- Despite a month of stability, telehealth claim lines as a percentage of all medical claims dropped 10% from May to June, according to new data from nonprofit Fair Health.
- Virtual care claims fell from 5% of all medical claims in May to 4.5% in June — the lowest level recorded by Fair Health since the pandemic started, though still well up from before COVID-19 hit the U.S. By comparison, telehealth use had previously risen 2% from April to May, following three prior months of declines.
- The drop-off occurred across all four census regions, with the sharpest decrease in the Northeast. There, utilization plummeted almost 12% from May to June, according to the report released Thursday.
Spurred by necessity, telehealth use skyrocketed last year as patients — amid lockdowns, a pause in non-emergency procedures and fears of in-office virus transmission — turned to digitally delivered care for their medical needs. But as the U.S. began to get a slight hold on the pandemic and vaccination rates rose, telehealth utilization has steadily declined since early this year, leading many to wonder how much demand for virtual care will remain once COVID-19 is no longer a crisis.
Fair Health has used its database of over 34 billion private claims records to analyze the monthly evolution of telehealth since last May. According to the nonprofit's tracker, telehealth usage peaked in the privately insured population last April before declining through September. Use spun up again in October as cases rose in the winter months. Despite a brief uptick in May, telehealth claims have continuously ticked down since January.
That drop-off in telehealth demand was expected as the U.S. tries to get the pandemic under control. But it's as of yet unclear how the recent increase in cases due to the highly infectious delta variant will affect telehealth demand as, over the course of the pandemic last year, virtual care use appears to have been tied to oscillating COVID-19 infections, rising and falling as caseloads do.
There's a general consensus in the industry that telehealth use will never fully revert to its low pre-pandemic levels, but market watchers are curious where demand will stabilize, with the question having huge implications for the sustainability of the current telehealth boom.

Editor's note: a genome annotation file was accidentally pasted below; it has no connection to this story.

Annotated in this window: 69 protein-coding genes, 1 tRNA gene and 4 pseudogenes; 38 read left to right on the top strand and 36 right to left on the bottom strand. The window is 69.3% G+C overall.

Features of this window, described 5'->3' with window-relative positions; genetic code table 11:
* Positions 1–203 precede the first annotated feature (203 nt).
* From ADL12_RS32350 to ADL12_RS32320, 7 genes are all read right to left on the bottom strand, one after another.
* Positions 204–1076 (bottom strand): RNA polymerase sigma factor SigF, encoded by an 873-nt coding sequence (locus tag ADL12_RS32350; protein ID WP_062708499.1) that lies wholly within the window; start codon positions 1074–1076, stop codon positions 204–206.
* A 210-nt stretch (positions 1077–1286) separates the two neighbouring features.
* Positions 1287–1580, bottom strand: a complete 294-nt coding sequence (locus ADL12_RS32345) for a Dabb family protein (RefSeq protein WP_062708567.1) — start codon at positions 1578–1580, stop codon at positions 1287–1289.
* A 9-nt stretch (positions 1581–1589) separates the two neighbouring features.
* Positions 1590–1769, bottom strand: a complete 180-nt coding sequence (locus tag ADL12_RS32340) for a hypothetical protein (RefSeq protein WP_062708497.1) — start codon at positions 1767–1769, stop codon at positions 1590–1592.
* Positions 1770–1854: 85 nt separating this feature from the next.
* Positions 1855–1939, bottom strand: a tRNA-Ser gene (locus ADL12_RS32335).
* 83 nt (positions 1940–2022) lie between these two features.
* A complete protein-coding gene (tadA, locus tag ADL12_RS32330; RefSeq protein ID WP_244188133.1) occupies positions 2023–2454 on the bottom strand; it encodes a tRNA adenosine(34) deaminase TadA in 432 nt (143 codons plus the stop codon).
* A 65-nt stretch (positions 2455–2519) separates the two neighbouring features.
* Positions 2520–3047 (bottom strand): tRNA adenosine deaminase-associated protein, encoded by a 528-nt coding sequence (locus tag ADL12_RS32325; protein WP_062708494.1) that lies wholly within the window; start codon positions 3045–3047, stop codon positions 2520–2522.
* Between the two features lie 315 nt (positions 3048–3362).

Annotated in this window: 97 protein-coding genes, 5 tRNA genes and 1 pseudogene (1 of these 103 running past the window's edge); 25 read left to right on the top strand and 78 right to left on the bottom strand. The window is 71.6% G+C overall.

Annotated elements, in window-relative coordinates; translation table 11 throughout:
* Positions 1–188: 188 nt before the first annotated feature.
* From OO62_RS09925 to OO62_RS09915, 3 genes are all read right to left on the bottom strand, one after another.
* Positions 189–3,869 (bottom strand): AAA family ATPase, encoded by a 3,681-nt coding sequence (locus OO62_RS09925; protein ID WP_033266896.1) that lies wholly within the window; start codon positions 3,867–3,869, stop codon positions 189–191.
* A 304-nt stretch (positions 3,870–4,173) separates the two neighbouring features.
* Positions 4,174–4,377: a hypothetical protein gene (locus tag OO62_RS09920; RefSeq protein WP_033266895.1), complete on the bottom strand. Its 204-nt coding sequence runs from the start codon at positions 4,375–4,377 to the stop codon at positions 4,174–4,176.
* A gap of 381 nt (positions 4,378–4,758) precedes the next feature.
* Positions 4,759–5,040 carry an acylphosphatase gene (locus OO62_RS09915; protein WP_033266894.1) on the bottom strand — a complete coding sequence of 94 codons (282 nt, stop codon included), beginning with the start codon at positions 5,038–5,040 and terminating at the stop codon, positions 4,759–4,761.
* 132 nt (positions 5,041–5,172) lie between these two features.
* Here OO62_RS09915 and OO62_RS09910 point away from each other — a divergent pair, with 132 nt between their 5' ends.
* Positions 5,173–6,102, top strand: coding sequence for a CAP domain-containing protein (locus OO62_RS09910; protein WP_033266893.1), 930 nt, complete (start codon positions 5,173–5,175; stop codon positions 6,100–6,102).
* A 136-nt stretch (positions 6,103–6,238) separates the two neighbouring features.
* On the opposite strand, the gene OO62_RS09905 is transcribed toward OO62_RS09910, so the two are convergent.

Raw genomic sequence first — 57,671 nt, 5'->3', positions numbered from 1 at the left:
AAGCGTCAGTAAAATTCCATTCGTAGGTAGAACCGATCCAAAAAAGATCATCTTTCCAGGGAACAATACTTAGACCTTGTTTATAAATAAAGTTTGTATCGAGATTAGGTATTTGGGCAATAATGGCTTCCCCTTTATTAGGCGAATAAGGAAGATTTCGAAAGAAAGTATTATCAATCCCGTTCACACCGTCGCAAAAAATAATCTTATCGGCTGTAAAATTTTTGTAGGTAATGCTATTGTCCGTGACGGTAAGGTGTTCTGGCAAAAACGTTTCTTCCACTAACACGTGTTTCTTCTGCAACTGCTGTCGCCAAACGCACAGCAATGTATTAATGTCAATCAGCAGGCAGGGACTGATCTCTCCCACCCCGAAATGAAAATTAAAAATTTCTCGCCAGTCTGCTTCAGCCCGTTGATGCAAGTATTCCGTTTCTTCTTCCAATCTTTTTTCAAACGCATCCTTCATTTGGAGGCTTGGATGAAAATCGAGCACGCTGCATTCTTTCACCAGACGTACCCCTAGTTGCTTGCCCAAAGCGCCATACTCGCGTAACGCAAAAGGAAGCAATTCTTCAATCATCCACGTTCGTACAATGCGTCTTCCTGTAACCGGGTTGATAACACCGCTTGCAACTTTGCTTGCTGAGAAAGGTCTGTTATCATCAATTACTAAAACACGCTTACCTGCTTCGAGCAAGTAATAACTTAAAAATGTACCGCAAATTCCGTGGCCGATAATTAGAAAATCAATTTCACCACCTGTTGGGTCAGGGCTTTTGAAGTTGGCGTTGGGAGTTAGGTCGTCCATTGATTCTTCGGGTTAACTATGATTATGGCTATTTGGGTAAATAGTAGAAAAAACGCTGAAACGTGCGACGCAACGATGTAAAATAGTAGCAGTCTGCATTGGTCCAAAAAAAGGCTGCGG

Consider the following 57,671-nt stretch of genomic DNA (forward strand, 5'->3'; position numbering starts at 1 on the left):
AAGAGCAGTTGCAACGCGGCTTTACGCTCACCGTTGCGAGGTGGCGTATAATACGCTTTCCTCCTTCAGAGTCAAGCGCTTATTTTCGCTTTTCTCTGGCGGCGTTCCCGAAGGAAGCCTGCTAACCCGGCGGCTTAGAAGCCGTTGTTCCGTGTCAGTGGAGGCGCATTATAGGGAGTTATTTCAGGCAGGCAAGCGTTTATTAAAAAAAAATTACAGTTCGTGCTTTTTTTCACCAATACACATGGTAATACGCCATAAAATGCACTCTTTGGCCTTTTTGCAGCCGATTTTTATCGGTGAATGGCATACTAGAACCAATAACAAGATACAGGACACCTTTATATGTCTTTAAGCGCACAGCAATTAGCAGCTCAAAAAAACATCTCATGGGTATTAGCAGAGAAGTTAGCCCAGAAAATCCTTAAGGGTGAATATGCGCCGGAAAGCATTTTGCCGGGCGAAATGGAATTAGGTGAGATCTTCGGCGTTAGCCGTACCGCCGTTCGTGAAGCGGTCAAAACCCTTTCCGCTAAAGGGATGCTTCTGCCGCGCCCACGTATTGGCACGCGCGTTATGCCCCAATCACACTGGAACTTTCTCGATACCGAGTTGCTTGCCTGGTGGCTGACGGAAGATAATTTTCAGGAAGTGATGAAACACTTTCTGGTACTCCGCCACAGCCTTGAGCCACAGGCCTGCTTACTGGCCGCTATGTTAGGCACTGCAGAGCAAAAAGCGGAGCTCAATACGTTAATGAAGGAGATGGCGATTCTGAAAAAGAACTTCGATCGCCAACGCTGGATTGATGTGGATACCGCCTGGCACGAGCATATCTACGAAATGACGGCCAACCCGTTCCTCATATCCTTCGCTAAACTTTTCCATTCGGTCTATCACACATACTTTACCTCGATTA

The first half of 2021 blew past 2020's record for digital health funding, with a whopping $14.7 billion, as investors scrambled to get a piece of the red-hot market.
However, research such as Fair Health's could throw cold water on the activity, along with recent estimates pegging telehealth use at about a fifth or fewer of all medical visits, significantly down from last year's peak.
Telehealth for patient visits seems to have leveled off at 20% or fewer of hospital appointments, according to a survey from KLAS Research and the Center for Connected Medicine, while consultancy McKinsey said in July telehealth use is ranging from 13% to 17% of visits across all specialties.
But virtual care continues to gain ground in certain clinical specialties, especially mental health, Fair Health found.
The percentage of telehealth claim lines associated with mental health conditions — the No. 1 telehealth diagnosis — continues to rise, jumping from 60.4% of telehealth claims in May to 61.3% in June.
Also from May to June, joint and soft tissue diseases rose in the rankings of the top five telehealth diagnoses nationally and in every region but the West. Nationally, joint and soft tissue diseases rose from No. 4 on the list in May to No. 3 in June, while acute respiratory diseases and infections also rose from No. 3 in May to No. 2 in June.
Urinary tract infections appeared in the list of top five telehealth diagnoses in the South in June, the first time the diagnosis showed up in the regional or national lists since the start of the pandemic.